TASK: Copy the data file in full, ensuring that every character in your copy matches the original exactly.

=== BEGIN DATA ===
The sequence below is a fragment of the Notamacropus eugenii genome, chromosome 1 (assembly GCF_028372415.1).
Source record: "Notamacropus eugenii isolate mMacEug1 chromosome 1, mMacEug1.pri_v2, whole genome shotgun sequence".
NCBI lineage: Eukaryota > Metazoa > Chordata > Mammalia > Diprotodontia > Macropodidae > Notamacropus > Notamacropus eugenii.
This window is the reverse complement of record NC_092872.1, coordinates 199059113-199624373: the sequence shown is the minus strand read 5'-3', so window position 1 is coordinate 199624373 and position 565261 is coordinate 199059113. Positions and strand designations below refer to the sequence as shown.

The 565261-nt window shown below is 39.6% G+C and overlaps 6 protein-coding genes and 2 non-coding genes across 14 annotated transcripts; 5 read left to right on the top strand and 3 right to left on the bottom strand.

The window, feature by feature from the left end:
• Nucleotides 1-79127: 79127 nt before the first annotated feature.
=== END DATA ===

The sequence below is a fragment of the Notamacropus eugenii genome, chromosome 1 (assembly GCF_028372415.1).
Source record: "Notamacropus eugenii isolate mMacEug1 chromosome 1, mMacEug1.pri_v2, whole genome shotgun sequence".
NCBI lineage: Eukaryota > Metazoa > Chordata > Mammalia > Diprotodontia > Macropodidae > Notamacropus > Notamacropus eugenii.
This window is the reverse complement of record NC_092872.1, coordinates 199059113-199624373: the sequence shown is the minus strand read 5'-3', so window position 1 is coordinate 199624373 and position 565261 is coordinate 199059113. Positions and strand designations below refer to the sequence as shown.

The 565261-nt window shown below is 39.6% G+C and overlaps 6 protein-coding genes and 2 non-coding genes across 14 annotated transcripts; 5 read left to right on the top strand and 3 right to left on the bottom strand.

The window, feature by feature from the left end:
• Nucleotides 1-79127: 79127 nt before the first annotated feature.